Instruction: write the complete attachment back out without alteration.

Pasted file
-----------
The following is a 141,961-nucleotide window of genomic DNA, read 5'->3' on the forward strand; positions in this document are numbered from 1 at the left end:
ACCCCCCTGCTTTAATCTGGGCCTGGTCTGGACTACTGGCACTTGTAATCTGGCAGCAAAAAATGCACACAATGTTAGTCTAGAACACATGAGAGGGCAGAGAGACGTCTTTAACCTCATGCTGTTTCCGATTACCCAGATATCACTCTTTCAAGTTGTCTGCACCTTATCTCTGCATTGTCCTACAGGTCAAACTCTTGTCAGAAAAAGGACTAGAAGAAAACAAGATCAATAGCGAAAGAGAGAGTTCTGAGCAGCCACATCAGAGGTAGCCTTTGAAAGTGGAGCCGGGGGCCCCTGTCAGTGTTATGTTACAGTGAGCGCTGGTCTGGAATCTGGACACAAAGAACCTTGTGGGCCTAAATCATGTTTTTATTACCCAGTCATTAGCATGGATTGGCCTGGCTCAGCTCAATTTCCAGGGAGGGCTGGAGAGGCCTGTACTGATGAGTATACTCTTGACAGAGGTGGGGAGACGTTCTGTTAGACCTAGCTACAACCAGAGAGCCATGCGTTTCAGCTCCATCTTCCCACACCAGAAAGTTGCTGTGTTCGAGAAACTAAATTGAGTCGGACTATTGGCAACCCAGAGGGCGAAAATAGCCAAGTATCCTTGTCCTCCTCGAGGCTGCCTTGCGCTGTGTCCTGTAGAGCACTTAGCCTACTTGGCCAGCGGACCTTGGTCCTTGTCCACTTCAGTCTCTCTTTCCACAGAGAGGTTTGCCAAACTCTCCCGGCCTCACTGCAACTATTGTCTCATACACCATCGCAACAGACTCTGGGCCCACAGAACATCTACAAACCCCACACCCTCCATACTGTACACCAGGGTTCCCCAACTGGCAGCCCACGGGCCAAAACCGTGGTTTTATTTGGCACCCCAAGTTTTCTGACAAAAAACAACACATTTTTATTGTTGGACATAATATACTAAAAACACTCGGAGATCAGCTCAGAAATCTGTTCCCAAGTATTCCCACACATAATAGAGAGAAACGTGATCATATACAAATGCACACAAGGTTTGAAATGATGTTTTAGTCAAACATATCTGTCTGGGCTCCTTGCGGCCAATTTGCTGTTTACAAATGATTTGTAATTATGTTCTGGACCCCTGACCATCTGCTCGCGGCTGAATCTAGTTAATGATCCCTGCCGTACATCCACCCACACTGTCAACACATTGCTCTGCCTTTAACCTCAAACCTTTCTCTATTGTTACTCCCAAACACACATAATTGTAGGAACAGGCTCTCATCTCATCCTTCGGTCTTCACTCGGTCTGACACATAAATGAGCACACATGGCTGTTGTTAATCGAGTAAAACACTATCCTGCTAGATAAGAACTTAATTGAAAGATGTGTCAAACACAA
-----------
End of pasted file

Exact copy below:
The following is a 141,961-nucleotide window of genomic DNA, read 5'->3' on the forward strand; positions in this document are numbered from 1 at the left end:
ACCCCCCTGCTTTAATCTGGGCCTGGTCTGGACTACTGGCACTTGTAATCTGGCAGCAAAAAATGCACACAATGTTAGTCTAGAACACATGAGAGGGCAGAGAGACGTCTTTAACCTCATGCTGTTTCCGATTACCCAGATATCACTCTTTCAAGTTGTCTGCACCTTATCTCTGCATTGTCCTACAGGTCAAACTCTTGTCAGAAAAAGGACTAGAAGAAAACAAGATCAATAGCGAAAGAGAGAGTTCTGAGCAGCCACATCAGAGGTAGCCTTTGAAAGTGGAGCCGGGGGCCCCTGTCAGTGTTATGTTACAGTGAGCGCTGGTCTGGAATCTGGACACAAAGAACCTTGTGGGCCTAAATCATGTTTTTATTACCCAGTCATTAGCATGGATTGGCCTGGCTCAGCTCAATTTCCAGGGAGGGCTGGAGAGGCCTGTACTGATGAGTATACTCTTGACAGAGGTGGGGAGACGTTCTGTTAGACCTAGCTACAACCAGAGAGCCATGCGTTTCAGCTCCATCTTCCCACACCAGAAAGTTGCTGTGTTCGAGAAACTAAATTGAGTCGGACTATTGGCAACCCAGAGGGCGAAAATAGCCAAGTATCCTTGTCCTCCTCGAGGCTGCCTTGCGCTGTGTCCTGTAGAGCACTTAGCCTACTTGGCCAGCGGACCTTGGTCCTTGTCCACTTCAGTCTCTCTTTCCACAGAGAGGTTTGCCAAACTCTCCCGGCCTCACTGCAACTATTGTCTCATACACCATCGCAACAGACTCTGGGCCCACAGAACATCTACAAACCCCACACCCTCCATACTGTACACCAGGGTTCCCCAACTGGCAGCCCACGGGCCAAAACCGTGGTTTTATTTGGCACCCCAAGTTTTCTGACAAAAAACAACACATTTTTATTGTTGGACATAATATACTAAAAACACTCGGAGATCAGCTCAGAAATCTGTTCCCAAGTATTCCCACACATAATAGAGAGAAACGTGATCATATACAAATGCACACAAGGTTTGAAATGATGTTTTAGTCAAACATATCTGTCTGGGCTCCTTGCGGCCAATTTGCTGTTTACAAATGATTTGTAATTATGTTCTGGACCCCTGACCATCTGCTCGCGGCTGAATCTAGTTAATGATCCCTGCCGTACATCCACCCACACTGTCAACACATTGCTCTGCCTTTAACCTCAAACCTTTCTCTATTGTTACTCCCAAACACACATAATTGTAGGAACAGGCTCTCATCTCATCCTTCGGTCTTCACTCGGTCTGACACATAAATGAGCACACATGGCTGTTGTTAATCGAGTAAAACACTATCCTGCTAGATAAGAACTTAATTGAAAGATGTGTCAAACACAA